When Control Controls You
By Colin Turpin, MA, LPC-C
Edmond Family Counseling
Has your relationship with control in your life ever controlled you? Control is your ability to influence behavior, beliefs, or the outcome of a situation. You have zero control over the weather; you have full control over what your favorite food is. Think about how much control you have over everything in your life. In what areas do you feel in-control and powerful? In what areas do you feel out-of-control and powerless? Having at least a little control in your life is extremely important to stay psychologically healthy. But is too much control also a bad thing?
We see individual differences on how people interact with the idea of control. Some people tend to be control-seeking, trying to ensure that their life goes exactly as they want it to. Others tend to be control-avoiding and put that responsibility (for better or for worse) onto others. What is your reaction when something goes wrong in your life? Do you tend to take more responsibility to keep it from happening again? Or do you pull away from the situation to make it hurt less? Both gut reactions, when taken to an extreme, can lead to an unhealthy view of the world. So why do we do them?
Control-Seeking: People try to gain total control of a situation often to make sure that bad things won’t happen. If I cook the entire Thanksgiving feast, I can guarantee that Aunt Margaret won’t ruin the mashed potatoes again. While it seems like a good idea at the time, this mentality can lead to unmanageable levels of stress and anxiety long-term as you not only try to influence your own actions, but also the actions of others. You might imagine some situations, such as planning a wedding, where people would be okay taking on these stresses to try to create a perfect day. But trying to make every day your wedding day will quickly lead to burnout.
Control-Avoiding: Another common human reaction is to blame others to preserve our pride and self-worth. Surely it wasn’t your poor time management skills that made you late, everyone was just driving too slowly! When taken to an extreme, however, avoiding control will only make things worse. Whether your preferred scapegoat is a disliked coworker, a political party that doesn’t follow your values, or a nameless global shadow organization, you are not doing yourself any favors by thinking this way. Studies have shown that it is better to actively make the wrong decision than to make no decision at all. The process of taking responsibility, even when you make mistakes, will help you learn how to be better next time. Denying your control by pushing off unfair blame onto others will only leave you bitter and angry when things go wrong.
So, what do we do about it? Taking zero control will lead to continual frustration while too much control breeds stress and anxiety. There must be a goldilocks zone here; how do you find the happy middle? First, let go of the things outside your control. Putting trust into others is hard. Being okay with things not going your way is hard. The more that you practice delegating tasks or accepting non-perfect results, the easier it will be to let go. Next, focus on what you can control. Spending time and energy on the things that you can influence will be a good use of your effort and will help keep you grounded and responsible for the good times and the bad.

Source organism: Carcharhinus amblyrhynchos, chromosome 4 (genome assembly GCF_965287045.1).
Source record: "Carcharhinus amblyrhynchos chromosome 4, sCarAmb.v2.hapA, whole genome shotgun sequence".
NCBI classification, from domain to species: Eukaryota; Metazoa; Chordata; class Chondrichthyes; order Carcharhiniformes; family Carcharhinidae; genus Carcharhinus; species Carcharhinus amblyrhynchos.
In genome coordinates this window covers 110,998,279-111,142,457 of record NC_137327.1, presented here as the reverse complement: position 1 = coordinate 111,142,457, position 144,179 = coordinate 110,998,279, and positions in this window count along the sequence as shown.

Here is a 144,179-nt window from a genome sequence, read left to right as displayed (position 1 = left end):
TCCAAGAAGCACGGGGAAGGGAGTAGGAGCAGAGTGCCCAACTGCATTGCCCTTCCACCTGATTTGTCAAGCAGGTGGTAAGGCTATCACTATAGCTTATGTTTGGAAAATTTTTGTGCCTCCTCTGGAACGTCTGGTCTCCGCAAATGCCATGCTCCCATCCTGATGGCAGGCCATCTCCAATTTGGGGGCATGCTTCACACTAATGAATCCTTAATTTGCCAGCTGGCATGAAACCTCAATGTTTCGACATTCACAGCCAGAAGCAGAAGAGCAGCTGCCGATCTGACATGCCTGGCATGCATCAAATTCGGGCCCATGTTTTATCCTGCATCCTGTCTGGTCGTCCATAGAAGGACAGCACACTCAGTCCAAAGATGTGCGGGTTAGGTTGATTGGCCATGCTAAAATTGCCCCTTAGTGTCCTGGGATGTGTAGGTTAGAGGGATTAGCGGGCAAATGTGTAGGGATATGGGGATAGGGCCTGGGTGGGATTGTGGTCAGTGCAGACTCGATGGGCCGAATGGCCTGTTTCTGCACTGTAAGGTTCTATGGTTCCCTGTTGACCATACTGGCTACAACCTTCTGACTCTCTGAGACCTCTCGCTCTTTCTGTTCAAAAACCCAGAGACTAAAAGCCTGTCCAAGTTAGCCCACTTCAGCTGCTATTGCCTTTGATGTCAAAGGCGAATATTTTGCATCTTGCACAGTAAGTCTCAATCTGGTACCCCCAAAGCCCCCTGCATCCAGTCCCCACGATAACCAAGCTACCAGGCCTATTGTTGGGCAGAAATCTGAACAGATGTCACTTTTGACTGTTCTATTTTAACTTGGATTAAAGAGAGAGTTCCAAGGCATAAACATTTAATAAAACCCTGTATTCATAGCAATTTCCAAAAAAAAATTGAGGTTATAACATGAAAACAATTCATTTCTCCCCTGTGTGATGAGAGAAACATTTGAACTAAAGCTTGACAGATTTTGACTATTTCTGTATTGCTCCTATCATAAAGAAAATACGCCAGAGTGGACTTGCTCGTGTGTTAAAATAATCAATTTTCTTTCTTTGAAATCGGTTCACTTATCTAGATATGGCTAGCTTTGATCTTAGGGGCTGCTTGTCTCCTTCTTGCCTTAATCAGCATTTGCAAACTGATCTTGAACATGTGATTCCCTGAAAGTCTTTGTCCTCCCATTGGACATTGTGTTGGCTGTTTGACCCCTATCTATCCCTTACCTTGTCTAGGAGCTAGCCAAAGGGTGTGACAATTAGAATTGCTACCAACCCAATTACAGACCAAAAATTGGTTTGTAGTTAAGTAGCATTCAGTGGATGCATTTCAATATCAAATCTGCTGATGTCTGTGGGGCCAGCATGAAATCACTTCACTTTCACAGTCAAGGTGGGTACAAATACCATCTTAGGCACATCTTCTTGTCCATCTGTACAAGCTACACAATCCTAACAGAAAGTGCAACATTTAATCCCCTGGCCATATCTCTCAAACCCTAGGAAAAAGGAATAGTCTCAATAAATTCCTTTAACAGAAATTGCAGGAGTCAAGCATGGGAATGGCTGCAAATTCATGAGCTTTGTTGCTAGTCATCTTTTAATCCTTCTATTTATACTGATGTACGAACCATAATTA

If you’re still having trouble, I like to use a technique called Responsibility Pie. For those who have been out of school for a while, a pie graph is just a circle that is split into different “pie slices” that add up to 100%. Try making a pie graph to see if you can identify who all is responsible for a situation. For example, when graphing the who’s responsible for chores at their house, one might put themselves at 40%, their spouse at 40%, and the kids at 20%. This exercise is meant to have you think realistically about what your responsibility is to help you focus on your portion and let go of others’ portions. Most of these patterns that we fall into are often learned for a reason, so it will likely take time and effort to change. As always, talk to a mental health professional in your area if you want to change but need some help to get there!
Colin Turpin, MA, LPC-C, is a staff therapist at Edmond Family Counseling. Edmond Family Counseling is a non-profit organization. We may be reached at 405-341-3554 to schedule an appointment with one of our professional counselors. Donations may be made to Edmond Family Counseling, 1251, N. Broadway, Edmond, OK 73034, or online @ www.edmondfamily.org by clicking on the YELLOW DONATE button. Follow us on our Facebook page @ Edmond Family Counseling for additional information regarding mental health awareness.